But it's not the fault of "Homicide" or its talented if conventional writers, actors, and filmmakers that I didn't get around to watching it until after "The Wire" spoiled more or less all network cop shows for me. (Except "Life." Bring back "Life," NBC!) To Barry Levinson, who knows Baltimore pretty good, bringing Simon's book to the small screen meant making the concessions to storytelling and recognizable character archetypes that most movies and television feel necessary. And it's not as if they filmed the thing in Vancouver. The sets look right, the stories largely resist pat endings, and at least one of the cops has a mustache (although in the book, every single last one of them did, and also none of them were women). Clark Johnson and Ned Beatty are terrific, even more so if you are familiar with the real cops their characters are patterned on. Donald Worden, the 25-year vet from the book, is one of those amazing real life characters not even Charlie Kaufman could dream up. Watching elements of his personality show up in Beatty's Bolander and Lester Freamon from "The Wire" reflects how deep of an impression Worden must have made on the young David Simon.
Ultimately what I like best about "Homicide" the TV show is something that doesn't have to do with Simon at all. The early episodes borrow his prose a lot, as I mentioned, mostly in speeches by Braugher or Yaphet Kotto. But they can't repurpose any of his dialogue quoted from the actual cops, because (like most cops I assume) everything they say is irreparably vulgar. That puts the "Homicide" writers in an interesting bind. In attempting to repackage Simon's marvelous reporting as a TV drama, giving some glimpse into the offbeat personal lives of the detectives is part of the challenge. To serve both realism and the structural requirements of the televised, commercial-interrupted network series, the characters are given lots of wholly original off-topic dialogue. Thanks to the unflagging quality of the cast of regulars (except for the minor Baldwin brother, who's distractingly bad, like Charlie Sheen's insufferable "Two and a Half Men" manchild only as a cop) and guest casting that doesn't have to work out of the hole of syndication (a younger Edie Falco has a standout bit in an early episode), these scenes really pop. I really like listening them BS about Memorial Stadium, Robert Irsay, blue crabs... Baltimore stuff.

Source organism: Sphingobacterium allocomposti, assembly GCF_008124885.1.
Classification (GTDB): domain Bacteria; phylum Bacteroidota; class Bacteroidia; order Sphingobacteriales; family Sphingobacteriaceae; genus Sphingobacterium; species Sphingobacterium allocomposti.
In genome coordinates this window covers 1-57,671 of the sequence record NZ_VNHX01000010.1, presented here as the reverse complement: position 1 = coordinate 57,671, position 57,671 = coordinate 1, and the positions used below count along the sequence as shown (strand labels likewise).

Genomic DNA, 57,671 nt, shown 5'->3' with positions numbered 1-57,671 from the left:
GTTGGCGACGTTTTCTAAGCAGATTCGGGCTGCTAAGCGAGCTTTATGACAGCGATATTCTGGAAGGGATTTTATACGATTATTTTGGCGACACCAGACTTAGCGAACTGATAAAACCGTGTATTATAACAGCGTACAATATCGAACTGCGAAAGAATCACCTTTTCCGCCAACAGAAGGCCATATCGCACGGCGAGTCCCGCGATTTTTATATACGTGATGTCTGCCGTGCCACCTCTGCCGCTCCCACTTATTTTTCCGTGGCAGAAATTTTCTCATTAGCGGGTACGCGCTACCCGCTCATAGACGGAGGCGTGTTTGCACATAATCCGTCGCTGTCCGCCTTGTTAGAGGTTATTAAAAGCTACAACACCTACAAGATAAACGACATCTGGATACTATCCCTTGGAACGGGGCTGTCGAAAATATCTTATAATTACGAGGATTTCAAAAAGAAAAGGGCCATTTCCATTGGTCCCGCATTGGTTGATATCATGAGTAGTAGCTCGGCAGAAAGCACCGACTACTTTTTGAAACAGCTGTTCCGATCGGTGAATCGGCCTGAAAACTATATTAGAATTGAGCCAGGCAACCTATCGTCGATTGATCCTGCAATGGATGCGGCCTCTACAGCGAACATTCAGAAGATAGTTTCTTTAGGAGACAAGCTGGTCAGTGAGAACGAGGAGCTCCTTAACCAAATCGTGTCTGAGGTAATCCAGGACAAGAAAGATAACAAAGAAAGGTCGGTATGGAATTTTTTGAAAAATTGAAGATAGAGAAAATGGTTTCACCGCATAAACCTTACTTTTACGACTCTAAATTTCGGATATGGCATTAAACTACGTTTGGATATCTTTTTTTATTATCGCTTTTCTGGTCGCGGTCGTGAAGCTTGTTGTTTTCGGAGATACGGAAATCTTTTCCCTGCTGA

(Anybody watching the All-Star Game notice that the Orioles went back to putting "Baltimore" across the front of their road grays, after years of "Orioles?" I approve of the change. Might finally get that Melvin Mora jersey now.)
It's bittersweet watching Richard Belzer on "Homicide." As good as Belzer is, and as iconic as his John Munch character has deservedly become, neither holds a candle to Detective Sergeant Jay Landsman from the Homicide book. Almost certainly a relic from a bygone age (as reported in 1988, when the insular, men-at-work camaraderie of the homicide unit was in its death throes, beset by affirmative action, political correctness, and monumentally incompetent administrators), Landsman's singular sense of humor begins at necrophilia and then gets really dirty.
So, no more watching "TNG" until you do your "DS9" homework, and no "Homicide" until you read the book where it all started. Got it?